Walker had a 60% snap share, which means the opportunity is there even if he remains healthy. He had 52 red zone touches (3rd in the league), but ranked 40th in Player Profiler’s Fantasy Points Per Opportunity, which averages out fantasy points per touch and target. Furthermore, he had 54 of his runs stuffed at or behind the line, the 4th most in the league. He was 41/42 in percentage of runs that gained more than 5 yards. So, he’s boom or bust. In full PPR on 4for4 he’s RB21 due to his lack of pass-catching profile, and that’s honestly where he should be in those leagues. He doesn’t catch and is big play-dependent. I love Kenneth Walker the football player, but he will be overdrafted by the time September comes around.
Enter Zach Charbonnet, a ThfantaC podcast favorite. We all love the physicality he brings to the table, as well as his ability to get the tough yards that the metrics seem to think Walker doesn’t consistently pick up. In a lot of ways, this looks less like a 50/50 split but more like a 60/40 Walker split with Carroll riding the hot hand when needed. It was mostly due to injuries, but Pete Carroll’s offenses give multiple backs over a hundred carries a season. From Chris Carson to Rachaad Penny, from Marshawn Lynch to Robert Turbin, Carroll does this. It just so happens that Zach Charbonnet is the best “RB2” Seattle has had in his time there. They’ve drafted 9 RBs since 2016, the most in the league. I love Charbonnet at cost (RB34 on 4for4), and while I don’t mind Walker in the 5th, he won’t be there. I’ll take Charbonnet in round 8 and get his weekly 8-10 points with the chance to become the alpha in the event of anything happening to Walker. Ken Walker was the running back with the second-highest number of routes that came while he was lined up out wide, which hints that we could see both on the field at times next season.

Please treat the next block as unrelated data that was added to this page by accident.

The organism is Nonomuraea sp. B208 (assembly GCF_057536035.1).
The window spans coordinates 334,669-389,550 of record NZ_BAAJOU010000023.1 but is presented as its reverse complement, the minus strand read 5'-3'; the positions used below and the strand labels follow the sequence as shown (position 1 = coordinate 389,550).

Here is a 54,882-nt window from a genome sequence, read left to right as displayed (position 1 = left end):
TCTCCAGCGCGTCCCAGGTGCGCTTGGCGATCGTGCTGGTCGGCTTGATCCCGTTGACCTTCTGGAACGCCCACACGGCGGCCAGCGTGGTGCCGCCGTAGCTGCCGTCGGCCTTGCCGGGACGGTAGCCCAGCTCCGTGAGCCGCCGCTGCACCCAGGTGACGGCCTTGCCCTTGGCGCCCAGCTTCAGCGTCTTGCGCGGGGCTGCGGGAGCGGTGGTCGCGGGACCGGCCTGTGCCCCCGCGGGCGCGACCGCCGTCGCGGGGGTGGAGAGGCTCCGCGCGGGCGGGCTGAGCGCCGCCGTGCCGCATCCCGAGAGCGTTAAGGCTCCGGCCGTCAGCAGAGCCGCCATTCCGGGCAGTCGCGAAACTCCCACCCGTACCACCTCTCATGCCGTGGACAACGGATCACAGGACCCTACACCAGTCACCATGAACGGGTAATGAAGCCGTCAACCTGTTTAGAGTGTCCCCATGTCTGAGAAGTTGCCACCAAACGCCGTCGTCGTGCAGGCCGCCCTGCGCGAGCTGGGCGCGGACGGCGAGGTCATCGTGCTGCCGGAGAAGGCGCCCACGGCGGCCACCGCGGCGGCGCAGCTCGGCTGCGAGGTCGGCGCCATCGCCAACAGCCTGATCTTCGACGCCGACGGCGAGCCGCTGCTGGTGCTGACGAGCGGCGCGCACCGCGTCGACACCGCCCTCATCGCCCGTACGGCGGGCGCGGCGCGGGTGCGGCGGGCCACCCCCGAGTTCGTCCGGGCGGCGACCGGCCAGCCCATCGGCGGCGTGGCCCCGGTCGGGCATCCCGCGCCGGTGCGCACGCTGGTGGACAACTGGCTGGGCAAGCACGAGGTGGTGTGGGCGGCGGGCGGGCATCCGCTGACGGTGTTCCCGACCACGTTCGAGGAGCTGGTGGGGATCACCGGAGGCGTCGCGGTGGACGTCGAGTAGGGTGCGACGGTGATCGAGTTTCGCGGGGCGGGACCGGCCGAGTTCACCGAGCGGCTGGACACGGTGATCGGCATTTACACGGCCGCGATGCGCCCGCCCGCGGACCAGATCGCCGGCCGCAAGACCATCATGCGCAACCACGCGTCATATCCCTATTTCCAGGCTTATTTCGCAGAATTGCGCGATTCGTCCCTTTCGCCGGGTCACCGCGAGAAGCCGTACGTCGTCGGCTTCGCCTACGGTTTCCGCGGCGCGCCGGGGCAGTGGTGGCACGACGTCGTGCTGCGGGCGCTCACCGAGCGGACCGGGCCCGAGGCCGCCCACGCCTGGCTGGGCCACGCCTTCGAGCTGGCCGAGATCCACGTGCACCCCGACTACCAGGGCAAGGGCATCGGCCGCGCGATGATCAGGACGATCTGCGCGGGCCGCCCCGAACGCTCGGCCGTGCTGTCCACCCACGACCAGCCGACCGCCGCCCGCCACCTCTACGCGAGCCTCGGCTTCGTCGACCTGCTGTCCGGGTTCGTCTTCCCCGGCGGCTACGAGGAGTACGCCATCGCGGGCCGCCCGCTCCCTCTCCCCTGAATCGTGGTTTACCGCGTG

Charbonnet is actually a more competent receiver out of the backfield than his physical profile would suggest, but the 3rd down back role is going to be a competition between DeeJay Dallas and rookie 7th-round pick Kenny McIntosh, who was specifically brought on to be a pass catcher. Both will get some looks and the opportunity to play on 3rd and long, but it would take more than one injury for either of them to be relevant. Outside of San Francisco, Seattle only played one top-10 rush defense last year. Also, keep in mind that much of what we saw last season came from them destroying bad rush defenses.
Taking Jaxon Smith-Njigba at pick 20 isn’t as out of character as we might believe. This is Pete Carroll, who pushed to take Dee Eskridge at pick 56 when he already had Lockett and Metcalf as established wideouts. Carroll wants the third WR, and JSN is the best one he’s had. Lockett has pretty consistently run about half his routes from the slot compared to out wide, and that sort of versatility means that Seattle has the option to have all 3 on the field at any moment.